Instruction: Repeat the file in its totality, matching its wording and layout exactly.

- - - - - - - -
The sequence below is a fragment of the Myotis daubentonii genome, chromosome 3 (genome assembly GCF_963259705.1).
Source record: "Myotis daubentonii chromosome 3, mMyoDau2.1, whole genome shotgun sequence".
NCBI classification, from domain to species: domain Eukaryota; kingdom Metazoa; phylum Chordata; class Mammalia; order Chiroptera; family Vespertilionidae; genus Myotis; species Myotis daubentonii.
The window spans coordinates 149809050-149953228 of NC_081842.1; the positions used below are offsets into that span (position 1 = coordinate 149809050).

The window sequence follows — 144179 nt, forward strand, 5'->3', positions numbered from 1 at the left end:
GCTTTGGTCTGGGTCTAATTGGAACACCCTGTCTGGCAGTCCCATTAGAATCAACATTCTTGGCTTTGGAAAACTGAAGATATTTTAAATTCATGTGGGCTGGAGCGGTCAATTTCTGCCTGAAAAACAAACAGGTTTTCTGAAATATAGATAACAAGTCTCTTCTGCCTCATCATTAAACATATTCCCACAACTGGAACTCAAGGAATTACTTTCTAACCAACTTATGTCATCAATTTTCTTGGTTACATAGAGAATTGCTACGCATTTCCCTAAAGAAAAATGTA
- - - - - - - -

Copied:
The sequence below is a fragment of the Myotis daubentonii genome, chromosome 3 (genome assembly GCF_963259705.1).
Source record: "Myotis daubentonii chromosome 3, mMyoDau2.1, whole genome shotgun sequence".
NCBI classification, from domain to species: domain Eukaryota; kingdom Metazoa; phylum Chordata; class Mammalia; order Chiroptera; family Vespertilionidae; genus Myotis; species Myotis daubentonii.
The window spans coordinates 149809050-149953228 of NC_081842.1; the positions used below are offsets into that span (position 1 = coordinate 149809050).

The window sequence follows — 144179 nt, forward strand, 5'->3', positions numbered from 1 at the left end:
GCTTTGGTCTGGGTCTAATTGGAACACCCTGTCTGGCAGTCCCATTAGAATCAACATTCTTGGCTTTGGAAAACTGAAGATATTTTAAATTCATGTGGGCTGGAGCGGTCAATTTCTGCCTGAAAAACAAACAGGTTTTCTGAAATATAGATAACAAGTCTCTTCTGCCTCATCATTAAACATATTCCCACAACTGGAACTCAAGGAATTACTTTCTAACCAACTTATGTCATCAATTTTCTTGGTTACATAGAGAATTGCTACGCATTTCCCTAAAGAAAAATGTA